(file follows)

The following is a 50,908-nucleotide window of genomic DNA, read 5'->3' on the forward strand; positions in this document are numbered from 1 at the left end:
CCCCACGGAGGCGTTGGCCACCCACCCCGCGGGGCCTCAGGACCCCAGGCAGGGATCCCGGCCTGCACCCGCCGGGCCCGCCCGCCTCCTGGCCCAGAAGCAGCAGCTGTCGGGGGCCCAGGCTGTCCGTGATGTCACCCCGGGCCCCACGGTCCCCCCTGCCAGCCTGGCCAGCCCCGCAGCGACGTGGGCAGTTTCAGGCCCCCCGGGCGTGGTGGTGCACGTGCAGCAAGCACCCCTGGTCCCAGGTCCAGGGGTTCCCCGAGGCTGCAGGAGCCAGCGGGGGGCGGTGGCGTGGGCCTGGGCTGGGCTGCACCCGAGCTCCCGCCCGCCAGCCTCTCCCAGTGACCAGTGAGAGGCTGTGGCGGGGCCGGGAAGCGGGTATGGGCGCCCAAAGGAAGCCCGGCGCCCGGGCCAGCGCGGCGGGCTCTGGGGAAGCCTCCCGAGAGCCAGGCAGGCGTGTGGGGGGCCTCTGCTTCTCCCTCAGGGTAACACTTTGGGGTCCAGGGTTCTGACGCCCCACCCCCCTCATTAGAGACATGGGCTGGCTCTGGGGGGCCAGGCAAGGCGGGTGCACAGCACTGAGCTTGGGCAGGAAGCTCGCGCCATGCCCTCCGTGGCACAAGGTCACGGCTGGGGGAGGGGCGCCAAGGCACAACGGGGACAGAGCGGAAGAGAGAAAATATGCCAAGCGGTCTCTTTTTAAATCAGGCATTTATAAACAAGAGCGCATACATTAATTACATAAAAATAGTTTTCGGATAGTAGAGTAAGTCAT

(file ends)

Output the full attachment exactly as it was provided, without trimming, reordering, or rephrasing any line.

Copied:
The following is a 50,908-nucleotide window of genomic DNA, read 5'->3' on the forward strand; positions in this document are numbered from 1 at the left end:
CCCCACGGAGGCGTTGGCCACCCACCCCGCGGGGCCTCAGGACCCCAGGCAGGGATCCCGGCCTGCACCCGCCGGGCCCGCCCGCCTCCTGGCCCAGAAGCAGCAGCTGTCGGGGGCCCAGGCTGTCCGTGATGTCACCCCGGGCCCCACGGTCCCCCCTGCCAGCCTGGCCAGCCCCGCAGCGACGTGGGCAGTTTCAGGCCCCCCGGGCGTGGTGGTGCACGTGCAGCAAGCACCCCTGGTCCCAGGTCCAGGGGTTCCCCGAGGCTGCAGGAGCCAGCGGGGGGCGGTGGCGTGGGCCTGGGCTGGGCTGCACCCGAGCTCCCGCCCGCCAGCCTCTCCCAGTGACCAGTGAGAGGCTGTGGCGGGGCCGGGAAGCGGGTATGGGCGCCCAAAGGAAGCCCGGCGCCCGGGCCAGCGCGGCGGGCTCTGGGGAAGCCTCCCGAGAGCCAGGCAGGCGTGTGGGGGGCCTCTGCTTCTCCCTCAGGGTAACACTTTGGGGTCCAGGGTTCTGACGCCCCACCCCCCTCATTAGAGACATGGGCTGGCTCTGGGGGGCCAGGCAAGGCGGGTGCACAGCACTGAGCTTGGGCAGGAAGCTCGCGCCATGCCCTCCGTGGCACAAGGTCACGGCTGGGGGAGGGGCGCCAAGGCACAACGGGGACAGAGCGGAAGAGAGAAAATATGCCAAGCGGTCTCTTTTTAAATCAGGCATTTATAAACAAGAGCGCATACATTAATTACATAAAAATAGTTTTCGGATAGTAGAGTAAGTCAT